Deciding on whether employees should be paid salary or hourly is a decision that HR managers and business owners in Ireland struggle with constantly. There are some federal regulations in place in specific industries especially in Ireland where the standard has to be upheld, and there is no option.
However, there are still plenty of others that get to make a choice. The benefits for the business owner and the employee both need to be weighed out when considering salaried vs. hourly. First, understand what the difference is between the two and what each holds as far as benefits go.
Exempt vs Non-Exempt Employee Differences
You could be a new business owner or someone that is fresh to the human resources department having a hard time figuring out what the difference is between exempt and non-exempt employees. Each relates to salaried vs. hourly pay in various ways.
Salaried vs. Hourly
When a person is on salary, they get the same amount of pay each year no matter how many hours they put in. They are considered to be exempt because they do not qualify for any of the overtime laws. Bonuses and other benefits may be given by the business owner to the salaried employee if they choose to offer them. However, they are not required to provide them anything additional for working more than a 40-hour week.
Hourly employees are non-exempt and get paid based on the number of hours that they work. Regulations put in place by the federal government require them to be paid at least minimum wage up to 40 hours. Anything over those 40 hours they have to be paid overtime based on what the state law is. In most cases that is one and a half times their standard pay rate.
Labour vs. Professional
What kind of pay a person receives is often decided on what type of work they are doing. Managers, supervisors, and professional designations in the ‘white collar’ industry are most often paid salary while labourer or ‘blue collar’ workers generally are paid hourly.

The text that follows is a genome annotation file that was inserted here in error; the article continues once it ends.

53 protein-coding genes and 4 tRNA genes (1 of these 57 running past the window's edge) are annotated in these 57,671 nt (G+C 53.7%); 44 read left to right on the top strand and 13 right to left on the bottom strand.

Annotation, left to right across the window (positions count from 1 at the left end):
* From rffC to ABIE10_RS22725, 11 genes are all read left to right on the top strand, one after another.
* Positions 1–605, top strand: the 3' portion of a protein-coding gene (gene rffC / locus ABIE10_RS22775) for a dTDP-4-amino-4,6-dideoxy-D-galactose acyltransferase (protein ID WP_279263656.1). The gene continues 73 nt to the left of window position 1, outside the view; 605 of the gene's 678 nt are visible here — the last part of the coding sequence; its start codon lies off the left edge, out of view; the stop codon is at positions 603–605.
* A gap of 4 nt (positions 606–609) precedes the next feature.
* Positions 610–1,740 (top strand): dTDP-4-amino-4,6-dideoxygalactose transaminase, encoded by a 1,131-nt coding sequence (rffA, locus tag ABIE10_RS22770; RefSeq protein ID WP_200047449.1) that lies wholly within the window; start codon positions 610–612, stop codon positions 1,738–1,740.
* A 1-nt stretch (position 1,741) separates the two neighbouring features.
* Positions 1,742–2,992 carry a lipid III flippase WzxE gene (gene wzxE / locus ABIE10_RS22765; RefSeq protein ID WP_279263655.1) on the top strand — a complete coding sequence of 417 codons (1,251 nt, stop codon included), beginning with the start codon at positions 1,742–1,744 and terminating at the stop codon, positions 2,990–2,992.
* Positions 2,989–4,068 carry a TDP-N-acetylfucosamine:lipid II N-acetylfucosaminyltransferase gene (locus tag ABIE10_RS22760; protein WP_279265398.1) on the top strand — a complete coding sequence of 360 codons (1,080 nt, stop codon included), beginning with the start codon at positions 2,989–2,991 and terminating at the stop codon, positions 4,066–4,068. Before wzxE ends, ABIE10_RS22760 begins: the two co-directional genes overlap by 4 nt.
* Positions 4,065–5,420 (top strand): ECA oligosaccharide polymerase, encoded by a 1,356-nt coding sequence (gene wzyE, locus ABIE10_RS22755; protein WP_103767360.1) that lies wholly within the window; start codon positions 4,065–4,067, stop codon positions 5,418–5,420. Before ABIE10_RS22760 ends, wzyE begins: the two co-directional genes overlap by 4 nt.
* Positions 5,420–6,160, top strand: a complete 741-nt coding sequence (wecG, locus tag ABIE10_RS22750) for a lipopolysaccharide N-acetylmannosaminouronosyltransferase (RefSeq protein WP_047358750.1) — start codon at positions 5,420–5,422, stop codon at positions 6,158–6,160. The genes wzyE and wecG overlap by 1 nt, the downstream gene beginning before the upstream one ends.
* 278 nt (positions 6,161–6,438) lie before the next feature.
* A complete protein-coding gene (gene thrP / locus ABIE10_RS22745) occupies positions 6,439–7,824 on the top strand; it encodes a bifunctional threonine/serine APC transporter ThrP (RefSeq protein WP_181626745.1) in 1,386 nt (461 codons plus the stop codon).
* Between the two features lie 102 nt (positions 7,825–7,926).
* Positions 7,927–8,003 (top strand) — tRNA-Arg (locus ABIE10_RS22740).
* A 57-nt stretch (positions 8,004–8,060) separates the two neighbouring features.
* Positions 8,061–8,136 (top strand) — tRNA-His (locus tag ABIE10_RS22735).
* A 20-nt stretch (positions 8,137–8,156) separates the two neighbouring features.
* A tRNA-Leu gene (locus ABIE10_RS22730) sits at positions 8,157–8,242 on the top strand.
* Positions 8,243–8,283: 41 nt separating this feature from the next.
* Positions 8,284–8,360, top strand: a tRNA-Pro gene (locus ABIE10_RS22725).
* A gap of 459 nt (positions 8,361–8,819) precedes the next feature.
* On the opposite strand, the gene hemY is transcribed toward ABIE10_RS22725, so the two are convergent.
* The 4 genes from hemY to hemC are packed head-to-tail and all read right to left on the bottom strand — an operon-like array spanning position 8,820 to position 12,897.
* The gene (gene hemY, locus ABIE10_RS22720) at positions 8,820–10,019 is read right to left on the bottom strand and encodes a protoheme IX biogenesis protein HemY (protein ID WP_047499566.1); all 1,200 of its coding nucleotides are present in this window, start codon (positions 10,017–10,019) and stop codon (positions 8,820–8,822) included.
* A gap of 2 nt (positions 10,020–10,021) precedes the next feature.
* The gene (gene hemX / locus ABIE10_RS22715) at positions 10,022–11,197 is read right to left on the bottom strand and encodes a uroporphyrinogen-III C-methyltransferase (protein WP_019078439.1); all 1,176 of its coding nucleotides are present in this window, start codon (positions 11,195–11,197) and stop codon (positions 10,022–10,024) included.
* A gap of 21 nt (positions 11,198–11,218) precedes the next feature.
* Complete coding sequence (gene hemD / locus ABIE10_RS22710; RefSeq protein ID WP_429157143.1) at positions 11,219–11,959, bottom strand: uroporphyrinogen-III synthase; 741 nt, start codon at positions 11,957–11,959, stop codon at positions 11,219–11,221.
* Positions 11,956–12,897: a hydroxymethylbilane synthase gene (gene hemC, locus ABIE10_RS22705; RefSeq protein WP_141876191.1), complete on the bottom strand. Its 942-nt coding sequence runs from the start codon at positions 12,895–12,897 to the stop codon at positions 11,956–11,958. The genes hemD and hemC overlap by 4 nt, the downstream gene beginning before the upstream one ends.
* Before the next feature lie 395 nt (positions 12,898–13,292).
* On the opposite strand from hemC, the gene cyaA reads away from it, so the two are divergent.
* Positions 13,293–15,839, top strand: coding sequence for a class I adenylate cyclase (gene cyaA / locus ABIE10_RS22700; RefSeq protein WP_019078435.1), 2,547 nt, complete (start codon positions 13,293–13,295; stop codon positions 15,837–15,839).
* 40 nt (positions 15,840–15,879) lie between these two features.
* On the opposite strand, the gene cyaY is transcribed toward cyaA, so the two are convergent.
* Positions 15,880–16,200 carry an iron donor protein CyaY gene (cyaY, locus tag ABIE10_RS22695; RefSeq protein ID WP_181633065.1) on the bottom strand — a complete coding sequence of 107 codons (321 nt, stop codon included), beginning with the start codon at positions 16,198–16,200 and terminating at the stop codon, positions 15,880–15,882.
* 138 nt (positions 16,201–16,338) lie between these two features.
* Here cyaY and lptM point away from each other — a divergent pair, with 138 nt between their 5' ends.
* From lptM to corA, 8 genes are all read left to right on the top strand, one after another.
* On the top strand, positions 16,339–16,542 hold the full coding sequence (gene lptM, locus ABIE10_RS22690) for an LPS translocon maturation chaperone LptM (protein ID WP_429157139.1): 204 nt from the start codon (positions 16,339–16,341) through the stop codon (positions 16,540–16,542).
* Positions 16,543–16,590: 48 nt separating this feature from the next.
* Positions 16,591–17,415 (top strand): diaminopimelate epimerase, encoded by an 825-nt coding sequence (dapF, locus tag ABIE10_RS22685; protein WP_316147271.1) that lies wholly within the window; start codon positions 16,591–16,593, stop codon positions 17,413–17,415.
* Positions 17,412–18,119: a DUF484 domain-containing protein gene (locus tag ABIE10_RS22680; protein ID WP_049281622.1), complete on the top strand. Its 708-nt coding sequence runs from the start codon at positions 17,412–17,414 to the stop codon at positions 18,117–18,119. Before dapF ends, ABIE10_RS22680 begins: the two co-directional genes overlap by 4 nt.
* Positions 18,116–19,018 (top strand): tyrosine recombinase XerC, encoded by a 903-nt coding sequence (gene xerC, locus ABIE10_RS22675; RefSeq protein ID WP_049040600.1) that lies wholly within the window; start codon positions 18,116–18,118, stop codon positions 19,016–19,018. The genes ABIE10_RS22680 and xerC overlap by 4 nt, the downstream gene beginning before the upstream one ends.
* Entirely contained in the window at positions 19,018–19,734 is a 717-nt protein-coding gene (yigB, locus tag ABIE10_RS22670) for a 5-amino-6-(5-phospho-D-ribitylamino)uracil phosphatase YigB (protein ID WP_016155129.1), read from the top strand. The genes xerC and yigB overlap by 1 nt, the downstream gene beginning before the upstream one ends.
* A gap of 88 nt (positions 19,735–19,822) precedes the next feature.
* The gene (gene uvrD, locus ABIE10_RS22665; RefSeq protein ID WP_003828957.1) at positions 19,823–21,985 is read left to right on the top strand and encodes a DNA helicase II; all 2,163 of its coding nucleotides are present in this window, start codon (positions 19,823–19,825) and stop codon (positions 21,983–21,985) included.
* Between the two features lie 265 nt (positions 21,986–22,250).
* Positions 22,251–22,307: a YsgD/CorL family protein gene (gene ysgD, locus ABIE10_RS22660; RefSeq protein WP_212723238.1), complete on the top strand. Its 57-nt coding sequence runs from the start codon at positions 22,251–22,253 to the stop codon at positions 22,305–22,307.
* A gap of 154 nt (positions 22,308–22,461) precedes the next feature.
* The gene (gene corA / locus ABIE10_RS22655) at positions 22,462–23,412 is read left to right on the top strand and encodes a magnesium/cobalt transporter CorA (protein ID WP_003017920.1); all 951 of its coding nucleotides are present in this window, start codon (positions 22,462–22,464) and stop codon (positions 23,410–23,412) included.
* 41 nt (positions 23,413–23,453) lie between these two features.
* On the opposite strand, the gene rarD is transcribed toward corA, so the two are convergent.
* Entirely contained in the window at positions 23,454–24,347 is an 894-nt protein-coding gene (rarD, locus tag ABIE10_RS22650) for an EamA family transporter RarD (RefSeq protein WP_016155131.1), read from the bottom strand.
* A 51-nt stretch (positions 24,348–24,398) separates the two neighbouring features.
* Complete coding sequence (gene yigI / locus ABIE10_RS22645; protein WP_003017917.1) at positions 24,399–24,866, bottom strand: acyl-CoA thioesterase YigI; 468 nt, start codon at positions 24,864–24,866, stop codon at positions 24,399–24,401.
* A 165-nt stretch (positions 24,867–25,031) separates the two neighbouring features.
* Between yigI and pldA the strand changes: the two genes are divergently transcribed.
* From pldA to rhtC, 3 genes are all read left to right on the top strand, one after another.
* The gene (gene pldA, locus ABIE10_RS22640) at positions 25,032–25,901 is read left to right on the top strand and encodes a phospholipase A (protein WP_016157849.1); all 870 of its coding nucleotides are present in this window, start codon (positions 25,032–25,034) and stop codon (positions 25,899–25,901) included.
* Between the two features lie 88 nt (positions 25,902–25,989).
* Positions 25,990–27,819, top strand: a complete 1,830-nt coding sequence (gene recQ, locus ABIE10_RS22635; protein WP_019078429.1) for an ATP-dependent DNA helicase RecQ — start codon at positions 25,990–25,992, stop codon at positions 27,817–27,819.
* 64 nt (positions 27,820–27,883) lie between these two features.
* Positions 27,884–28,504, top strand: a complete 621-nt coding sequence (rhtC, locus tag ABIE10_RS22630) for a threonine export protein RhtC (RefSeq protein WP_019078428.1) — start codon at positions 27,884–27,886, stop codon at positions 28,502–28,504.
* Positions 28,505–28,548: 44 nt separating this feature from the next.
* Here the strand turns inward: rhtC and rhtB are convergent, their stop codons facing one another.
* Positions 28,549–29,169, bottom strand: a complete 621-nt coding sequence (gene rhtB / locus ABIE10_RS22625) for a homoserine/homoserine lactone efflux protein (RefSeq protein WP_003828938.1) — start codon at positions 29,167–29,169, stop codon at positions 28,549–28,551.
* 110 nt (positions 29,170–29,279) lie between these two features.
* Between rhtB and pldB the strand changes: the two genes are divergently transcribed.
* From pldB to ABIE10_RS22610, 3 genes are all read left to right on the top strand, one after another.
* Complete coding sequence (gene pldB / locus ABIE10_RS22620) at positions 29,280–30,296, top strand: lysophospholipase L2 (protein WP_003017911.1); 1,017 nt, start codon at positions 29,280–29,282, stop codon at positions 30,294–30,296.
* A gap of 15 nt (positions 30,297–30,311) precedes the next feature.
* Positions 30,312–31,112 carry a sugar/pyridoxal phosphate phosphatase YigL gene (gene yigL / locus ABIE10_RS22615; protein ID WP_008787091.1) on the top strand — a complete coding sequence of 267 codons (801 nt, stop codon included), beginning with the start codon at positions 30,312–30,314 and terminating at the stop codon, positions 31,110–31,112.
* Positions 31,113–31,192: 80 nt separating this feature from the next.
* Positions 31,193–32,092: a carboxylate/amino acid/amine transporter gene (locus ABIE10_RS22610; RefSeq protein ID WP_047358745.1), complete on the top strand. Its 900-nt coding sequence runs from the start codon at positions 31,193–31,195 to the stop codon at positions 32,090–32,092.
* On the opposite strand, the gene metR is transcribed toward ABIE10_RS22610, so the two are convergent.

Depending on the industry, there is sometimes a mixture of both hourly and salaried employees working for the same business. A foreman for a construction company in Ireland might get paid salary while the workers are paid an hourly rate.
Benefits of Salaried vs. Hourly
You may not have an option as the business owner on how you pay your employees because of the laws in place for your industry. However, if you do have a choice, you should understand the drawbacks and benefits of each option.
Why Timekeeping is Simpler
To calculate an hourly employee’s salary, take the amount of money they make per hour by the number of hours they work and add in any overtime. This is their yearly rate, and it can be used to compare what you would pay the same employee if he or she were earning a salary.
A salaried employee’s hourly rate can be figured by taking their annual pay and dividing it by 2080 hours which is the typical amount of hours for a work year.
Both of these types of pay have to be tracked. The hourly employees have to be reviewed regularly due to payroll. If there are no added perks being given to the salaried employee, the information regarding their pay is only kept for a record.
There are different reasons why an employee or an employer would prefer hourly over salary. In most instances for long-term employees, they will fall under the salary option. The idea is they see their position more as a career than just a job, so they tend to engage stronger in the work they are doing. A salaried employee can be given more incentives and benefits to stay. They will work the overtime to finish the job rather than just to pick up the overtime. The result is a stronger built company.
Budgets Become Easier to Set
Monthly and yearly budgets are eaten up in large part by payroll. With salaried employees, you can have a much clearer picture of what amount of money is going to be spent on payroll. Any changes to the number are going to be because of bonuses that you decide to give on your own versus surprise expenses due to overtime hours worked.
It’s much harder to anticipate a budget for hourly workers that aren’t steady in the amount of time they work. That’s especially true when they work overtime that isn’t expected. There may have to be policies put in place to keep employees from working over or prohibit it all together to stay within your budget.
Take into consideration each of the benefits of paying your employees hourly vs. salary before making a final decision. In the end, it should be a choice that is going to benefit your business as well as your valued team of workers.